4 Dec 2022 8:05 AM GMT
The Bombay High Court recently observed that parents not taking any action on their daughter's complaint about the dowry demand and harassment by her in-laws is not a conduct of a prudent person, while setting aside a man's dowry death conviction. "If the demand of dowry and ill-treatment on that count was narrated by the deceased, then PW1 (father) without wasting time could have...
The Bombay High Court recently observed that parents not taking any action on their daughter's complaint about the dowry demand and harassment by her in-laws is not a conduct of a prudent person, while setting aside a man's dowry death conviction.
"If the demand of dowry and ill-treatment on that count was narrated by the deceased, then PW1 (father) without wasting time could have lodged the report. In my view, this would reflect on their conduct. Their conduct in the facts situation, appears to be contrary to the conduct of man of prudence placed in a similarly situation"
Justice G. P. Sanap of the Nagpur bench made the observation while dealing with an appeal by a man convicted under section 304B of the IPC for the death of his 6-8 weeks pregnant wife.
The accused and the victim woman had a love affair and married secretly in 2016. The family of the deceased cut ties with her after the marriage.
The prosecution alleged that after 4-5 months of marriage in 2016, the husband and his family members started ill-treating the woman and demanded dowry. Before death, the victim met her mother at the house of a neighbour and told her that her in-laws are demanding dowry and mentally and physically harassing her. Four days later, the woman's body was found in the village pond.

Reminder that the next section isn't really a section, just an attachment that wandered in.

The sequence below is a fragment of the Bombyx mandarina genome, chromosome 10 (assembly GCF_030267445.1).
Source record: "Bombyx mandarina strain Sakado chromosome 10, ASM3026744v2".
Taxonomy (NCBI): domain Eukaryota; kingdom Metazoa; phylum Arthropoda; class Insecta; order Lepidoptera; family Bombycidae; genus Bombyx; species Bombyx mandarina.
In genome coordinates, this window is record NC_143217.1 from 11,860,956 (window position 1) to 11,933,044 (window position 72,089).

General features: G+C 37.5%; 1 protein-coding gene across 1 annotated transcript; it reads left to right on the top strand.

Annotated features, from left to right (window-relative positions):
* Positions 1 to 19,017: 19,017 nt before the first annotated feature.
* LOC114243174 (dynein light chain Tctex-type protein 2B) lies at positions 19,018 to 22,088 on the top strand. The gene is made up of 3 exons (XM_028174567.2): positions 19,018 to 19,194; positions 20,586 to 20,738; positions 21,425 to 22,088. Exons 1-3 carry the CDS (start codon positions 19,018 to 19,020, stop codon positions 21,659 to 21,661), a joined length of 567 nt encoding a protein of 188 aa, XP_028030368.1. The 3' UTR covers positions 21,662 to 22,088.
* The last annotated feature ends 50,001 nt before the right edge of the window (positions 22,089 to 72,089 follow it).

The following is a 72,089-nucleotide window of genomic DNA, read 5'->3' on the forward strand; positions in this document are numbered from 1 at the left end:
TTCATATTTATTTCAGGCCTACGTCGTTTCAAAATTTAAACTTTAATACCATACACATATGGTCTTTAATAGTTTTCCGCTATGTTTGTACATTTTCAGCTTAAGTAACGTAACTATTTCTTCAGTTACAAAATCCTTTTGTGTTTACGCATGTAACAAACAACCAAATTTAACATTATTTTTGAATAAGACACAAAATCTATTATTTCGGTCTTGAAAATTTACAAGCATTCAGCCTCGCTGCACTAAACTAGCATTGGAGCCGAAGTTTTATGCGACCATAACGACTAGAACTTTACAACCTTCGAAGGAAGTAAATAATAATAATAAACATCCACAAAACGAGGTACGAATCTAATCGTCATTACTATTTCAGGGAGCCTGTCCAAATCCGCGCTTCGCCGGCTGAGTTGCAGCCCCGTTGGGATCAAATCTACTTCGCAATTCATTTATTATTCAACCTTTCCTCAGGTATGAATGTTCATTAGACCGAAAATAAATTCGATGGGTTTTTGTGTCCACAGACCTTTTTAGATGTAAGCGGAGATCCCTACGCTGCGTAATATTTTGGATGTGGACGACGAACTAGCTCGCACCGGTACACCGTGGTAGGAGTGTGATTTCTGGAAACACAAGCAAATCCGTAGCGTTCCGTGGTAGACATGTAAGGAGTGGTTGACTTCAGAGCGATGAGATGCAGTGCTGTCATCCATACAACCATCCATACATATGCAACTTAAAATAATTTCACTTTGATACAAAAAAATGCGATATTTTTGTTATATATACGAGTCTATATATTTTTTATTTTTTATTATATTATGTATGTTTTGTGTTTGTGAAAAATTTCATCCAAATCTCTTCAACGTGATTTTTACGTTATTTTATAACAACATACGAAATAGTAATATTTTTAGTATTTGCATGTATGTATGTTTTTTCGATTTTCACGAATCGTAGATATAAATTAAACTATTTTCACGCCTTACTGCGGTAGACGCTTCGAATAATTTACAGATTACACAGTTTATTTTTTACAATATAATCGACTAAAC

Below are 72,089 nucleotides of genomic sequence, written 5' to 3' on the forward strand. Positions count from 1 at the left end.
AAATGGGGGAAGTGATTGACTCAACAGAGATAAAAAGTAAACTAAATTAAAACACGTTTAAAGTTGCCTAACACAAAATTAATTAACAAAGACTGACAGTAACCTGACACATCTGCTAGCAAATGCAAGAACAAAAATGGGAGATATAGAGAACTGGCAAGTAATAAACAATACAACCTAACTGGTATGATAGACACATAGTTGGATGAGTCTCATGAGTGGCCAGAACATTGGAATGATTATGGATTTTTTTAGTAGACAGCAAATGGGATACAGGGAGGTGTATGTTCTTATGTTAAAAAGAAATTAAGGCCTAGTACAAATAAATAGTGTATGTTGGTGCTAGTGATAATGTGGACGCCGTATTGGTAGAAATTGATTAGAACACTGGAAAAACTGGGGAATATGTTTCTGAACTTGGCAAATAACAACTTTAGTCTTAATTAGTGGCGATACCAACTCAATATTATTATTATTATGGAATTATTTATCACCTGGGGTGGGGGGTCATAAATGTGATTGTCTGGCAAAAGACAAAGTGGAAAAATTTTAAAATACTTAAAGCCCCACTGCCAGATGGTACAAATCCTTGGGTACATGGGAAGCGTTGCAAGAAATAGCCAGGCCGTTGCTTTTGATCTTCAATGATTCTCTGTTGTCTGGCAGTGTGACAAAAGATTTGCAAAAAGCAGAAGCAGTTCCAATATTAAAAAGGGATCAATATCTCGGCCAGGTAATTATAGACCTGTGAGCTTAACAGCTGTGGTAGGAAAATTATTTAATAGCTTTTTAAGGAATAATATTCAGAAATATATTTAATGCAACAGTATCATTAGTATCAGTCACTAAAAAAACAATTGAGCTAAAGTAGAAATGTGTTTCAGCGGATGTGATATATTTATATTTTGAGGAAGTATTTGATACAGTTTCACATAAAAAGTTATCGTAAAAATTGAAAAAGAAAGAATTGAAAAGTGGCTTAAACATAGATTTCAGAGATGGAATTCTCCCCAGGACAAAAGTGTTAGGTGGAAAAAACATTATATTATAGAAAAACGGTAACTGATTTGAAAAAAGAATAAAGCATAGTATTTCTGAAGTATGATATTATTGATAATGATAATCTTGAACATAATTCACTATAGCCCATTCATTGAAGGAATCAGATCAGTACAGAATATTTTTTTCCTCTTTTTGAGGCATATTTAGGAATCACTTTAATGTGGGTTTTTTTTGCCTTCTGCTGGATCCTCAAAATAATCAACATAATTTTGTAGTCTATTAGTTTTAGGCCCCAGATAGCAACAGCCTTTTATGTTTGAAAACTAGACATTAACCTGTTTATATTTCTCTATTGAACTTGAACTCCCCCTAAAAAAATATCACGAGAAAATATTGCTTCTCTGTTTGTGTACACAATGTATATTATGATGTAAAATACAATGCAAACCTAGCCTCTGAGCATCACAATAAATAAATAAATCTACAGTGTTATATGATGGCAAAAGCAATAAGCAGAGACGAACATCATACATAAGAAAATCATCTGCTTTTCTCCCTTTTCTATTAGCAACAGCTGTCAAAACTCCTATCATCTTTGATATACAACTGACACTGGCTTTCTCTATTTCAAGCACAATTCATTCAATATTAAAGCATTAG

The medical officer opined that the death was due to strangulation with drowning after death. The sessions judge framed charge against the husband and his family members under section 304B (dowry death) of the IPC, and an alternate charge under section 302 (murder) IPC was also framed. The appellant was found guilty under section 304B.
The victim's mother testified in the trial that she told her that her husband and his family members had said that her parents would have spent 5-6 lakhs if they had performed the marriage and since the money was saved due to their love marriage, she should should bring it from her father "as dowry".
The court observed that the alleged dowry demand was improbable. "It is seen that after this incident, PW1 (father) neither took any action nor contacted deceased Shefali. In the context of the chronology of events, the case put forth with regard to the demand of money by the appellant and the family members appears to be improbable."
The court noted that the mother's testimony about the incident at the neighbour's house is the only evidence regarding demand of dowry, and it is not supported by the neighbour's testimony.
It further noted that the parents of the deceased had admitted that they had a grudge against the appellant and his family as their daughter had eloped and married him, thus "spoiling" their reputation.
The bench also said that the mother improved her statement before the court. All these factors create doubt in her story, it added.
Mere Dowry Death Or Murder?
A panel of doctors had given the final opinion that the cause of death was strangulation with postmortem drowning. The court said that the trial court committed grave error in not framing principal charge of murder considering the cause of death.